HOW MY FIRST TRIP TO JAIL BROUGHT ME HOPE
By Sarah Becker
On the morning of Sunday, January 14th, I found myself in a discussion with a prisoner about both when he expected to be out the Harris County Jail and the importance of the upcoming primary elections. It was different from the conversations I have in my circles, both extraordinary yet ordinary all at once.
You see, I am a white girl who grew up in the suburbs. I don’t exactly find myself at the County Jail often. By often, I mean never. But I’ve been on a bit of a journey.
I became determined to educate myself on issues of racial justice after watching black men and women be targets of police brutality the last few summers. Two summers was a true turning point for me when Philando Castile was murdered. After the election, the feeling of urgency to educate myself only intensified.
At the beginning of 2017, I became a Safety Pin Box subscriber. Safety Pin Box is a subscription service for white people who want to be allies in the fight for black liberation. Each month I receive a box in the mail with a set of tasks to help educate myself and be a better ally (tip 1-don’t call yourself an ally). Over the course of a few months, I had learned things about the prison system, mass incarceration and prison labor that no class at school had ever taught me.
All of this education from Safety Pin Box had the effect of humanizing the people behind bars. It helped me see where prejudices had been taught, and where I needed to unlearn. It helped me understand the real issues and the reasons why people are in jail. It helped me grow.
Fast forward to a few weeks ago-when I saw information about Project Orange pop up in my Facebook feed, I didn’t think twice and knew instantly I wanted to be involved.
You see, one of the other foundational things Safety Pin Box has taught me is that knowledge is not enough to create a more just world. We must take action. And this was one small thing I could do to take action. So I signed up to go.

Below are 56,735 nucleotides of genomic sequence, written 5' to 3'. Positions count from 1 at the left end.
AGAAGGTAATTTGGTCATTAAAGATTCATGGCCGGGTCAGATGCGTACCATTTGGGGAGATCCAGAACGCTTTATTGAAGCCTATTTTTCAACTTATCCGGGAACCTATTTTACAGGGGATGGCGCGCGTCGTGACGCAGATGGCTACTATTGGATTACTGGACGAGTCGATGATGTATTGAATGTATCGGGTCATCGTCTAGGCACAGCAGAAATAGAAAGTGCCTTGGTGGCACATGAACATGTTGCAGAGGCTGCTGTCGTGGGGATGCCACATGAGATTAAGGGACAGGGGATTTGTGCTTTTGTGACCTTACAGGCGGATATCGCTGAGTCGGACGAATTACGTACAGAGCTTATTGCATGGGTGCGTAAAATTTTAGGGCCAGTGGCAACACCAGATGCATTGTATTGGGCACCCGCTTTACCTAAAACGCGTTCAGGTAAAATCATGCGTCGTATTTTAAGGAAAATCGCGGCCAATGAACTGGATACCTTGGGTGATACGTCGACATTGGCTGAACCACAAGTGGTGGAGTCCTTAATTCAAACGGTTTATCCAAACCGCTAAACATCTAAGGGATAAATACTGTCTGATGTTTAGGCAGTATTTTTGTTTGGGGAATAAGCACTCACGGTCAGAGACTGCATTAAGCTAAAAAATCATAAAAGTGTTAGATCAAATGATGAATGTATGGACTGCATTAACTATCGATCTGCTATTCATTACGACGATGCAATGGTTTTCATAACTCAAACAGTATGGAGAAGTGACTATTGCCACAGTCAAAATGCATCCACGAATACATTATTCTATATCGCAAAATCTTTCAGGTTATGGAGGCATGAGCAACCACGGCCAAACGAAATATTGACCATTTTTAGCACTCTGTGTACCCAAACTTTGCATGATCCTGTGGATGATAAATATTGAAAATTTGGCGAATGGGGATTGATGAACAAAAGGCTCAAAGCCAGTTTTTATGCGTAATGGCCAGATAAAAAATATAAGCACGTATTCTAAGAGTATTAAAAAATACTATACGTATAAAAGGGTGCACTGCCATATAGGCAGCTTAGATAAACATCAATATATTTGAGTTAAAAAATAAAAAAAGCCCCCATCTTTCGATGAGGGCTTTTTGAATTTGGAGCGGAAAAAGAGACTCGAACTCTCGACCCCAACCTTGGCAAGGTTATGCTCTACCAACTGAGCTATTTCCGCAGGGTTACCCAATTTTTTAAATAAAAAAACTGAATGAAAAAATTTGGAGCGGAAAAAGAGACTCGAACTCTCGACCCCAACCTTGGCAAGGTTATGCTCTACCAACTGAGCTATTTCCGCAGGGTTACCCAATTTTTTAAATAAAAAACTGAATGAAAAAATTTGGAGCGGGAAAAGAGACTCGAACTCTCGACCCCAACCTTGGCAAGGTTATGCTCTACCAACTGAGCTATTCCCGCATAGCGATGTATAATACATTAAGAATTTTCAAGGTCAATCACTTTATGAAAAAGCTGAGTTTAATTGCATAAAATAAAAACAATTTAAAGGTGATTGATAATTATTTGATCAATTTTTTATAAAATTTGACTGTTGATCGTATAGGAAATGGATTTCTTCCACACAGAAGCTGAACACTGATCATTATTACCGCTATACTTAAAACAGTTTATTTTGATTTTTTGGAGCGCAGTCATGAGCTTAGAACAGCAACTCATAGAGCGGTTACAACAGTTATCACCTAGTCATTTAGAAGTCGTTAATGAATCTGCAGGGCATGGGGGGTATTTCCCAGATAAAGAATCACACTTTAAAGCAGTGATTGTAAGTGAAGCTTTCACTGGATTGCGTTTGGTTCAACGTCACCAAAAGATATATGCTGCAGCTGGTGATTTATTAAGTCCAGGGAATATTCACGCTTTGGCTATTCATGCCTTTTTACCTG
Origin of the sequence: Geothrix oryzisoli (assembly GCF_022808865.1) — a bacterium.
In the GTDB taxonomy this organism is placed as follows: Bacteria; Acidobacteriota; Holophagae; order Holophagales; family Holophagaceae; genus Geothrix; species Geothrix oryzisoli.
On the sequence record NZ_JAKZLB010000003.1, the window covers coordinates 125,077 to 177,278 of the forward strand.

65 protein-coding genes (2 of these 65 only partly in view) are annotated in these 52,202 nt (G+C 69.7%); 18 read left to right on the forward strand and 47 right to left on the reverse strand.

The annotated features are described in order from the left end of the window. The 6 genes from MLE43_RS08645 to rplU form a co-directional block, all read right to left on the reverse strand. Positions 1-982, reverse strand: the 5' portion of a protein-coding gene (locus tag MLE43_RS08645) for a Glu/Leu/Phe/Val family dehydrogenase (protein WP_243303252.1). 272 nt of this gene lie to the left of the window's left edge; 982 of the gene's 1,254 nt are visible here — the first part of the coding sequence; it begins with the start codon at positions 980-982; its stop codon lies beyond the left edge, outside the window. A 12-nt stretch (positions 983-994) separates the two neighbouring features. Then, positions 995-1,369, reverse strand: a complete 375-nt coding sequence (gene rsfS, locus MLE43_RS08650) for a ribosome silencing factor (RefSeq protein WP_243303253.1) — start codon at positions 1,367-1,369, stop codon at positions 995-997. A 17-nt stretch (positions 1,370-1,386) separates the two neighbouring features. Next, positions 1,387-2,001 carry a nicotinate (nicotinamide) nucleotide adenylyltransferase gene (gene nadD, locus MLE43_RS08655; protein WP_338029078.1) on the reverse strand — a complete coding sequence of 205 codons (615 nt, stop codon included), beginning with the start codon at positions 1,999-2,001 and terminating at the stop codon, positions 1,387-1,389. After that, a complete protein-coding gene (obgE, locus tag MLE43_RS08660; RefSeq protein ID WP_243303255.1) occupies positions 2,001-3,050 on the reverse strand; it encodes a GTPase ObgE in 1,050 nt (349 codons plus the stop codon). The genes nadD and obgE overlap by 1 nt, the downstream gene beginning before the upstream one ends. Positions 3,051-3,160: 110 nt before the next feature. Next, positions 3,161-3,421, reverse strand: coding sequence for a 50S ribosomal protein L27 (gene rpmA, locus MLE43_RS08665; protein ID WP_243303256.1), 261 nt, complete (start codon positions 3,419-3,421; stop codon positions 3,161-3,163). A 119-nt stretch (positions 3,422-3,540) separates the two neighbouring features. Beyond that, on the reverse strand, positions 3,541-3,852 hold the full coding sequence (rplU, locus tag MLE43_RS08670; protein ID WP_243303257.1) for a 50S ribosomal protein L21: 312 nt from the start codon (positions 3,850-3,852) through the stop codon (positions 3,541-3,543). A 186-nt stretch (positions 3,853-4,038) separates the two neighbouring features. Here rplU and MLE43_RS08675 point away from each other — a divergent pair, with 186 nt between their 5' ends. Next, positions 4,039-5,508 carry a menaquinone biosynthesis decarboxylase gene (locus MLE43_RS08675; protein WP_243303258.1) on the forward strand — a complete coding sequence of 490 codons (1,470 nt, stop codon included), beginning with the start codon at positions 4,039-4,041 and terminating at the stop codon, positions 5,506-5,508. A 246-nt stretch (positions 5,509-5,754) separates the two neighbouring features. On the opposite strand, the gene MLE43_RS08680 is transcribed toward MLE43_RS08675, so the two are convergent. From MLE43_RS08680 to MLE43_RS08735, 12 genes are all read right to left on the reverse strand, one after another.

I had also recently become a Volunteer Deputy Voter Registrar (VDVR). A VDVR helps people ensure they have completed the voter registration application completely and is responsible for turning the registration forms into the proper place. It only requires a one hour training. I am proud to say that the first future voter that I assisted using my VDVR capacity was in the jail.
The morning at the jail was great. The staff from Sheriff Ed Gonzalez’s office was more than accommodating, and I believe, was even working overtime to escort us. We had to go through security checks to get in the jail, but there was nothing more intrusive than a security check at an airport. We did go through a brief training by the Sheriff’s office which was helpful.
While all the reading I had done about the prison system was useful, it doesn’t compare to walking into a jail with your own feet and seeing it with your own eyes. Conditions were about as I expected-not terrible, but not great either. At the county jail, prisoners are housed in large rooms with bunk beds. I believe there are about 50 people to a room. The rooms were filled with bunk beds and there are also toilets and showers, but little to no privacy for those. There is no walled bathroom.
We had access to the prisoners through a small slot in the door, and though it was time consuming and you had to be patient, it was also really wonderful to discuss this sacred right to vote.
My world views are always shifted a bit by an experience like this. As I said before, Safety Pin Box helped me understand the effects of mass incarceration and how unjust laws contribute to it. But seeing the faces and meeting the people who are suffering from its effects makes me that much more resolved to keep fighting. We have much work to do to dismantle the systems that uphold mass incarceration, but this was a tiny step forward in splitting open the halls of power to those who have traditionally been kept out of them.
The people at the jail are just that-people. They deserve to have a voice in our political process, and we should be about the job of amplifying their voices.
Come join us next time!
Sarah Becker is a mom of three small children, a Licensed Specialist in School Psychology and public school advocate. You can find more of her work at hisdparents.org.